Sean McKeon says Michigan tight ends striving to be 'the best'
Ann Arbor — Sean McKeon says Michigan’s tight ends have big goals this fall.
McKeon, Zach Gentry, Nick Eubanks and Tyrone Wheatley Jr., return for the Wolverines and they will be joined by freshmen Mustapha Muhammad and Luke Schoonmaker.
“We’re definitely looking to break through, become some of the best tight ends in the Big Ten, in the nation,” McKeon said Sunday during a break in the Father’s Day camp at Michigan. “That’s a goal. That’s what we’re aiming for. We want to be the best, not second place. If we want to win the Big Ten and want to win a national championship, you’ve got to have the best tight ends.”
He said the tight ends will have increased production, using the 2015 season when Jake Butt and A.J. Williams combined for 60-plus receptions, as a bar. McKeon had 31 catches for 301 yards and three touchdowns last season, while Gentry, who arrived at Michigan as a quarterback, had 17 for 303 yards and two touchdowns.
The group has a new coach this year in Sherrone Moore, hired from Central Michigan.
“Coach Moore says that our offense begins and ends with the two tight-end set,” McKeon said. “That was really successful for us last year. Obviously, we’ll mix in one tight-end sets or three tight-end sets. I really does think it starts with us up front, and I’m sure we’ll have plenty of opportunities to make plays.”
McKeon credits former coach Greg Frey, who worked with tackles and tight ends last season, with improving the tight ends in blocking. That was an area that took Gentry time to adjust since he had been a quarterback making the transition in college to tight end.
“The end of last year, we were doing pretty well,” McKeon said. “Coach Frey got our blocking pretty elevated at a high level. Really, we’ve been working on a lot of pass releases, pass routes this spring and the summer, so I feel like we’ve taken our game to the next level in that area of the game. We’re really focusing on becoming complete tight ends, being able to do any play, any run play, any pass play.”
Working on getting separation was a focal point for the receivers during the spring. They are now coached by Jim McElwain, who also spent time with the tight ends in spring practice.
“Because we play in the slot a little bit, he’ll coach us up in the slot on those types of routes,” McKeon said. “He’s a great coach as well. He gave me some tips in the spring on pass routes and releases.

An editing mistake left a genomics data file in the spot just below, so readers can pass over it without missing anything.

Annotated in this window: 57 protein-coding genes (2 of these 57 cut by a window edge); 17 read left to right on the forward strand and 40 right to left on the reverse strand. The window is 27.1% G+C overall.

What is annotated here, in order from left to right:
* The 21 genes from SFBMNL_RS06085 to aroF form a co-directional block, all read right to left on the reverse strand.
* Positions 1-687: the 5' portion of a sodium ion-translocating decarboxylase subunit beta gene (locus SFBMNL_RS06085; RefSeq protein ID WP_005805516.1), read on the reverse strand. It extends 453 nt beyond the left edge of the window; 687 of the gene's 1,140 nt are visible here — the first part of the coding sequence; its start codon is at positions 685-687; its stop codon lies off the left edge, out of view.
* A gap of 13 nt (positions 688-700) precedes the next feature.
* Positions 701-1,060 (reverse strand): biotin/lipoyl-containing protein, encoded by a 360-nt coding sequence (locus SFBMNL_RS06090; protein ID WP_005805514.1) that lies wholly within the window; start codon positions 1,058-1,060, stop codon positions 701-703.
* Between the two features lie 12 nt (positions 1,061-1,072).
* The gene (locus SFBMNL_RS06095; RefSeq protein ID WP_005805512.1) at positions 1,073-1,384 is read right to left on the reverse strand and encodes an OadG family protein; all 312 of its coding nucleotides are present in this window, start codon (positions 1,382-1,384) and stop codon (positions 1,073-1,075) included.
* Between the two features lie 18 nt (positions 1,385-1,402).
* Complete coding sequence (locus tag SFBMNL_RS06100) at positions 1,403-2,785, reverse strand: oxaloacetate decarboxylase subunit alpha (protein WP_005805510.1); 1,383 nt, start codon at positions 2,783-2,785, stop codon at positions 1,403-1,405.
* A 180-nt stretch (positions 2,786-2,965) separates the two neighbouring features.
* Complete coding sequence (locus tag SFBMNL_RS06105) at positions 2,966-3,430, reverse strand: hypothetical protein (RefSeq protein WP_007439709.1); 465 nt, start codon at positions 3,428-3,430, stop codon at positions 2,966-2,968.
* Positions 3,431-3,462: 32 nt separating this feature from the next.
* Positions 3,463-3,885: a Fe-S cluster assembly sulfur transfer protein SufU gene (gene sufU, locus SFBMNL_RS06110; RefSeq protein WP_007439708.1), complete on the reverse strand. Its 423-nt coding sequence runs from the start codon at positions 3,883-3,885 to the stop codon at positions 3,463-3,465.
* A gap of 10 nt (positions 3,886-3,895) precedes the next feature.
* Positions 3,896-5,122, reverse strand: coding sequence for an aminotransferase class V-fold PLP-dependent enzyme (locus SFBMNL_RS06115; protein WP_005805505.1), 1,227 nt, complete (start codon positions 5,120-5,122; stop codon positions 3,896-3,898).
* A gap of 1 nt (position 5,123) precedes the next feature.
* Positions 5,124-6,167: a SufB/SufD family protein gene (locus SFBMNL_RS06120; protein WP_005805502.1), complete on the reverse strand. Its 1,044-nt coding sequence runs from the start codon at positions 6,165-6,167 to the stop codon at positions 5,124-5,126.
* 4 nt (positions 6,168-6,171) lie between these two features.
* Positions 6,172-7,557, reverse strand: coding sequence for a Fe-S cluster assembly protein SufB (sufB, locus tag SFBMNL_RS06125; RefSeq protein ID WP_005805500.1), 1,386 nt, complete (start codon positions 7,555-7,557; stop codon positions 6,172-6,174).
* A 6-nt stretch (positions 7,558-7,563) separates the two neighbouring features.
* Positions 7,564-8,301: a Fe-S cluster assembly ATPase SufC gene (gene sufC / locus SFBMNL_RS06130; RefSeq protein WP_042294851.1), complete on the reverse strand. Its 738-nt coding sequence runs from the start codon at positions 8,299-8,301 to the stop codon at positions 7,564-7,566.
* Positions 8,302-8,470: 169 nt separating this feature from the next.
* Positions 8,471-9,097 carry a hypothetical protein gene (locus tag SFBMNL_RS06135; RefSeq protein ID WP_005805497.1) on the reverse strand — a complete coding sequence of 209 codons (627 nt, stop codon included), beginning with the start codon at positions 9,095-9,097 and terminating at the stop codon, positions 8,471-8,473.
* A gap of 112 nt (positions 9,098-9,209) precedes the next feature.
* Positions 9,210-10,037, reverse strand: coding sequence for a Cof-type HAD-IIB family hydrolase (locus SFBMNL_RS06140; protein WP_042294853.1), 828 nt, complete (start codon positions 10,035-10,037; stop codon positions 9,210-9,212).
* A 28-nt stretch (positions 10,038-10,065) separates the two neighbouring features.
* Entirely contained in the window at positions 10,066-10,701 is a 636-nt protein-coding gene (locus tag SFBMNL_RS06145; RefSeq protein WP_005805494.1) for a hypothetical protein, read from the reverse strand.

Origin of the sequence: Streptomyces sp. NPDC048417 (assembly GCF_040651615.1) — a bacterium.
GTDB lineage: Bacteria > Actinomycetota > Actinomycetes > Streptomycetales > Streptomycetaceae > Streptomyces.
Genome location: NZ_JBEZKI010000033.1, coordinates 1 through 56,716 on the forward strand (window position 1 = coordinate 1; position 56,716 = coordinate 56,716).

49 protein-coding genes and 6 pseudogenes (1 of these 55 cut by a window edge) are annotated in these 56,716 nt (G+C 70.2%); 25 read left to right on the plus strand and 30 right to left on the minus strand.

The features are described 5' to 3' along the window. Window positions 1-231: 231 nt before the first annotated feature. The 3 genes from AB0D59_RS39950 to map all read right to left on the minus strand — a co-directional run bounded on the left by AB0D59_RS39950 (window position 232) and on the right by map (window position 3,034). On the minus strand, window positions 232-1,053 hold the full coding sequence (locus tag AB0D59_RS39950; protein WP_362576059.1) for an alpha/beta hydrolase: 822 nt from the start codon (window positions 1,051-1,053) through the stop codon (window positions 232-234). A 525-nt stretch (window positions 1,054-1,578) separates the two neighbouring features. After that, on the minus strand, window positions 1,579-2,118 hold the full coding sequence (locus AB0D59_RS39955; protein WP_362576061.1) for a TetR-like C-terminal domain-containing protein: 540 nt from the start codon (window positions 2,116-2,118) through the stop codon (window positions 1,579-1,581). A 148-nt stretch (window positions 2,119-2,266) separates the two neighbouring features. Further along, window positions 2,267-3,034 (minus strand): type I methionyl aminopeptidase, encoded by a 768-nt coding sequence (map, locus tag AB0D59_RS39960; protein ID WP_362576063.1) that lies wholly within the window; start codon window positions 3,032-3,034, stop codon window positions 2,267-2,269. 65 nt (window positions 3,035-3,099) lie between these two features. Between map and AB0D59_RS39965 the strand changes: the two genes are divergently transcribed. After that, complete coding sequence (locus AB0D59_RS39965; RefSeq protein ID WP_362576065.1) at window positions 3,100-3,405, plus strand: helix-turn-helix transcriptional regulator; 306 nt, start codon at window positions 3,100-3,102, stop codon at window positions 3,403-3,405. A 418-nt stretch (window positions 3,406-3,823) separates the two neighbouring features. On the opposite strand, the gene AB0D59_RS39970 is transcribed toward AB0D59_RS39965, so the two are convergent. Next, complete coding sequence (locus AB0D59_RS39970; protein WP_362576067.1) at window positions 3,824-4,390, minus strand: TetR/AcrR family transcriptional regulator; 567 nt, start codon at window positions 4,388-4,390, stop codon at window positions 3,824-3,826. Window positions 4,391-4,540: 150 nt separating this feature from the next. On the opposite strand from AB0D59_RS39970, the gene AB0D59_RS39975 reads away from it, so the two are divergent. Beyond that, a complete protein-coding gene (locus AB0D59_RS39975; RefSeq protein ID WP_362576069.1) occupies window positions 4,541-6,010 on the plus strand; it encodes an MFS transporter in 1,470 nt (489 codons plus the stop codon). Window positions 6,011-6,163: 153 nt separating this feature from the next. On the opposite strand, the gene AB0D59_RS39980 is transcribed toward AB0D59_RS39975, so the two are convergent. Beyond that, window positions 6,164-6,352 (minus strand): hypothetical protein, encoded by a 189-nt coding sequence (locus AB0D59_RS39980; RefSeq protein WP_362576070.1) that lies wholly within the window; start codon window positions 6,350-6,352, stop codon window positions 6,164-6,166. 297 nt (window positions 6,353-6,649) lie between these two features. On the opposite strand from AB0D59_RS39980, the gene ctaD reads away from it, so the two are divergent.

“Definitely, getting separation off man coverage (was stressed) because obviously that’s what our defense plays more than anything. That was great work in the spring going against Khaleke (Hudson) and Josh Uche and all the safeties. That was great to work on. And obviously being able to learn zone coverage as well, get the open holes.”
Across the board, the Michigan players have said they have benefitted from the addition of new strength coach Ben Herbert, who has stressed added strength while maintaining speed.
McKeon said he has worked hard since Herbert’s arrival in January and continues to get “bigger, stronger, faster” this offseason. He said that has been the emphasis for all the tight ends. Gentry, who is 6-foot-7, was 248 last season and said he’s close to 260 now. McKeon is adding weight, as well.
“Definitely added some muscle,” McKeon said. “I’m at 250 right now, trying to get to 255 before camp. And, hopefully, play at 250 for the season. Camp practices are hard, long and tough, so you lose a bit of weight during the season because you’re doing so much throughout the day. So just trying to get to 255 and I’ll probably lose five pounds in camp practicing.
“I feel I’m always trying to get better every day. Like coach (Jim) Harbaugh says, if you’re not doing anything, you’re getting worse. Really just every day trying to get better. I feel like I’ve definitely become a smarter and stronger player from last year.”
He has set personal goals that he chooses not to share. McKeon is more focused on the tight ends as a group and being impactful this fall as he heads into his junior year.Gentry was voted Most Improved Player by the coaches after last season.
“Nick Eubanks had a great spring catching passes. He’s a realy great receiver,” McKeon said. “I haven’t seen Mustapha or Luke yet but those guys will be here soon and it will be great to work with them and kind of teach them the way Jake taught me and Zach back a couple years ago. It’s weird being the teacher instead of the learner. That will be a new experience for me teaching the younger guys.”
Preseason camp is still several weeks away as the team begins work in earnest for the season that opens Sept. 1 at Notre Dame. But the players are eager to get back to the real work.
“We love working out and working in the summer but obviously that gets a little boring after a while,” McKeon said. “You kind of want to just hit some people. I’m really excited for camp. Can’t wait.”